When I got an email asking me to read and review Bromleigh McCleneghan’s Good Christian Sex, I was skeptical. As long-time readers of this blog know, I have read a lot of Christian books about sex.
I have not, however, read a lot of good Christian books about sex.
Even books herald as alternatives to Joshua Harris and the like–books described as “not like that“–I have found lacking. Progressive evangelicals in the blogging world are often quick to say that they do not believe in purity culture, but come to many of the same conclusion: Sex can only be holy in the context of a monogamous marriage.
I was expecting Good Christian Sex to be more of the same.
It was fun to read this book and find that I was very wrong.
In addition to my experience in the Progressive Christian blogging world, I’ve also encountered various sexual ethics in liberal mainline churches, and in seminary readings. As McCleneghan points out in her book, many mainline churches take a “none of my business” approach. What happens in others’ bedrooms stays in their bedrooms. In a liberal seminary, one might encounter queer or feminist theology that affirms all sorts of sexual expression . . . in a book that costs $150 and assumes all of its readers are PhD students.
There are a variety of Christian opinions about sex. But we either aren’t talking about it, or we aren’t talking about it in a way that’s accessible to most people. So many assume that there is one “right” way, assume that sex outside of marriage is always ultimately sinful and harmful (even if it’s not the damaging, devastating event “purity culture” makes it out to be).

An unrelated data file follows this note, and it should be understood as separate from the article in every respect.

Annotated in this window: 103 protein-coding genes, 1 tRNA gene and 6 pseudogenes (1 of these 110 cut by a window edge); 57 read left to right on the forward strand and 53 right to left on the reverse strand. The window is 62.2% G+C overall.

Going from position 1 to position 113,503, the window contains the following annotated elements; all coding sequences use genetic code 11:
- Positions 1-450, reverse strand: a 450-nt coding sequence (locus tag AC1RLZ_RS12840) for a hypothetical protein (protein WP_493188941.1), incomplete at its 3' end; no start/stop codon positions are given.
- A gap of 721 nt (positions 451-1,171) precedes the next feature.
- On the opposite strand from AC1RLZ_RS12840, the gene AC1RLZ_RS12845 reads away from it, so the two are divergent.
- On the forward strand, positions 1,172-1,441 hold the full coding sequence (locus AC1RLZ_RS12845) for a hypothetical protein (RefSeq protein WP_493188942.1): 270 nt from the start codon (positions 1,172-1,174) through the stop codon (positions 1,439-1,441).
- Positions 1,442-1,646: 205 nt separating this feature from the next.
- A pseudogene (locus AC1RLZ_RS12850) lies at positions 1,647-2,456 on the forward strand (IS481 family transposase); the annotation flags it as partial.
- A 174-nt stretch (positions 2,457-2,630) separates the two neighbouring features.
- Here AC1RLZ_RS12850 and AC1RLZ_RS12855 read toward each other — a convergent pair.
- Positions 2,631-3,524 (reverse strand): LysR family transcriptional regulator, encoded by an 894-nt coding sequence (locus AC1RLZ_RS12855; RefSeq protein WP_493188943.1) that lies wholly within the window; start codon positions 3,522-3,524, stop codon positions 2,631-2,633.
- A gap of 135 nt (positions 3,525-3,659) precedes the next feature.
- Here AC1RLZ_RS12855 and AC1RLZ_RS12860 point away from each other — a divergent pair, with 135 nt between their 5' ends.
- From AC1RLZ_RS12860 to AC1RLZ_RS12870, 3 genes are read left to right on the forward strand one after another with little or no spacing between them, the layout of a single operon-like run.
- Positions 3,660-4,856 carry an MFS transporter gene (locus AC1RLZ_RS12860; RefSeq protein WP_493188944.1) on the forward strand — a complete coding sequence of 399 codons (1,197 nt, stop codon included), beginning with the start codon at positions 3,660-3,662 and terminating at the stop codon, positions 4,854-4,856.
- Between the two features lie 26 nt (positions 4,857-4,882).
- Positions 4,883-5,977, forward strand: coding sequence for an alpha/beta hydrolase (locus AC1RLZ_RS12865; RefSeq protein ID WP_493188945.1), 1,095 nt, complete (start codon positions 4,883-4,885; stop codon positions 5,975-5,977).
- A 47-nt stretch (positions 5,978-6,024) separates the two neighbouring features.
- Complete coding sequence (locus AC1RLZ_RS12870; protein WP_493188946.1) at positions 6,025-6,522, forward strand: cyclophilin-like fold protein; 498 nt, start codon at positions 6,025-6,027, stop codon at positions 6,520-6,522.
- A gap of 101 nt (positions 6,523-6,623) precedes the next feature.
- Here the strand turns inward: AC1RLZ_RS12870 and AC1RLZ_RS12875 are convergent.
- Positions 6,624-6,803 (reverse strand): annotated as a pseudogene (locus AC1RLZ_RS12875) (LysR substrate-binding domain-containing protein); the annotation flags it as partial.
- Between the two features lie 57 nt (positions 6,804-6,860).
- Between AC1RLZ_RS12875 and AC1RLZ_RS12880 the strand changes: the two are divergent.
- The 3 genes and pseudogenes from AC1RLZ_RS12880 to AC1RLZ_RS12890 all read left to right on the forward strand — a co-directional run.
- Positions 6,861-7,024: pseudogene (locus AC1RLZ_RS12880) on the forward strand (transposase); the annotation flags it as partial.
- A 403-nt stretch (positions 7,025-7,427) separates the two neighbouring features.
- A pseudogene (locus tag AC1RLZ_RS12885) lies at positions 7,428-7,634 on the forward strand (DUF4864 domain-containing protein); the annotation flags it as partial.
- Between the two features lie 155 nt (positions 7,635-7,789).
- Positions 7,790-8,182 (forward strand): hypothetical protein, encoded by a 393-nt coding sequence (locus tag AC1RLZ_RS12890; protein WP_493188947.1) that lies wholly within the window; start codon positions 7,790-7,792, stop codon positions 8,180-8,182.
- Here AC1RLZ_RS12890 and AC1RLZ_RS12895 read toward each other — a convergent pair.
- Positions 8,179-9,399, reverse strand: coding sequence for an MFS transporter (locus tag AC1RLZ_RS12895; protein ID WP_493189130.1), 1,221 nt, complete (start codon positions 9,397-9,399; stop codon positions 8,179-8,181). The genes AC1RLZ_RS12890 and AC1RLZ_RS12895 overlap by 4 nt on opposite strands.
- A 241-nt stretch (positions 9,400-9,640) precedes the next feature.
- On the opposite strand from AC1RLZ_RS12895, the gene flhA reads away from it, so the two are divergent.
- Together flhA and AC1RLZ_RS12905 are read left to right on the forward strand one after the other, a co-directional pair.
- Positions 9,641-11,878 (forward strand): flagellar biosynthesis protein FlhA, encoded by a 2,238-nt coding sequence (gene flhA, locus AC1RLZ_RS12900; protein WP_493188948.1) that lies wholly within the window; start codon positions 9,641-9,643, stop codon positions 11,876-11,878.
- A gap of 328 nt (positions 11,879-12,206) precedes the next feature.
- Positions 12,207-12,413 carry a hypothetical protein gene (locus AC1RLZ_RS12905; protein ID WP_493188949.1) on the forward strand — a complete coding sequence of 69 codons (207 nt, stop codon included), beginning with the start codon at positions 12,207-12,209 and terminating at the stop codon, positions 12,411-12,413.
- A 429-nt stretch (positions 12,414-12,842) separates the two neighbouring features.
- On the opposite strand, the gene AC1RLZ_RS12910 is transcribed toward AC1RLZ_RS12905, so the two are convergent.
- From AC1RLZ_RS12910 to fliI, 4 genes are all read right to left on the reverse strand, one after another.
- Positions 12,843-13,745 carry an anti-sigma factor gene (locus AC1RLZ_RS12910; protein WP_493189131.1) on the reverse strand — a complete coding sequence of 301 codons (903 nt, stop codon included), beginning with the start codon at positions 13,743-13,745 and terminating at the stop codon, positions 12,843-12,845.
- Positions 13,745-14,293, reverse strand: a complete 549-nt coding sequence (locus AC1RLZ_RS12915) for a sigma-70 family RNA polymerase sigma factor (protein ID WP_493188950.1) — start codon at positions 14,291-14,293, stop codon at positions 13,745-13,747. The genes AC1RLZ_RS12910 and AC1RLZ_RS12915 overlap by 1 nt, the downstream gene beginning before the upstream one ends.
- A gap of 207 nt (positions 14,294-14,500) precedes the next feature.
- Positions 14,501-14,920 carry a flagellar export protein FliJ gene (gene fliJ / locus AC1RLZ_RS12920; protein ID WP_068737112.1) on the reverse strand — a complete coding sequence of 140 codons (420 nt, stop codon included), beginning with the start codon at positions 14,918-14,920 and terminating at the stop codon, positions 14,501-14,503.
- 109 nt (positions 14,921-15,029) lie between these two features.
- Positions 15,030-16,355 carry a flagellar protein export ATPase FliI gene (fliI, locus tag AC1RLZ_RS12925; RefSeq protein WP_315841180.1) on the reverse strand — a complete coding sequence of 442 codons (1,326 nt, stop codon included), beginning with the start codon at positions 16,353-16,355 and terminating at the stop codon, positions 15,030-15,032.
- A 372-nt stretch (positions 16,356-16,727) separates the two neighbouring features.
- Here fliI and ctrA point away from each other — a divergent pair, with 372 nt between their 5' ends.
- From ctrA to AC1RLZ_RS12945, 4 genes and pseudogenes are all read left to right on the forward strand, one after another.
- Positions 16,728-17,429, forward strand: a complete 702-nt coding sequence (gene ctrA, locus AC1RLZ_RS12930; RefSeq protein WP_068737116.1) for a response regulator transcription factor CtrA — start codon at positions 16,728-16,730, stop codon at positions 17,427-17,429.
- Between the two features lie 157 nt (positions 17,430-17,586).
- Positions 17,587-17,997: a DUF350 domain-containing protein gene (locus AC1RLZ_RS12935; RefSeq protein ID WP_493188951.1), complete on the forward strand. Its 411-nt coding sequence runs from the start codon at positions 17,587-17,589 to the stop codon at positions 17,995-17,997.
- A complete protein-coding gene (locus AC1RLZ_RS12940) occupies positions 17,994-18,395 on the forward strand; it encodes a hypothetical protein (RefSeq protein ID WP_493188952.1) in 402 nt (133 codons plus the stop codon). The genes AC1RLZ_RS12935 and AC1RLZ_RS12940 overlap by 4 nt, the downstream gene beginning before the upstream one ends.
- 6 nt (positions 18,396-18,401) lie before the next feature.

Good Christian Sex breaks down so many of these walls.
Rather than simply being an apologist, McCleneghan is a theologian. Not only does she challenge abstinence-only assumptions, but she ties them deeply to her faith using theology from Augustine to John Wesley to Dale Martin (author of Sex and the Single Savior). She interprets complex theological ideas in ways that are accessible and fresh. I even found myself finally understanding some of the confusing material I’ve read in seminary as I read this little book about sex (which helped me justify the fact that I put off a lot of seminary homework to read this!) .
In short, I loved this book. I’m slightly embarrassed that I made so many negative assumptions, and I am excited about how wrong I was. This is a book I’ve been looking for and waiting for–affirming, accessible, intellectually stimulating. Even as someone who’s been doing similar work for years, I gained some new perspectives. I plan on using this book in my own ministry, and would recommend it to anyone interested in understanding more deeply the way our faith intersects with our sex lives.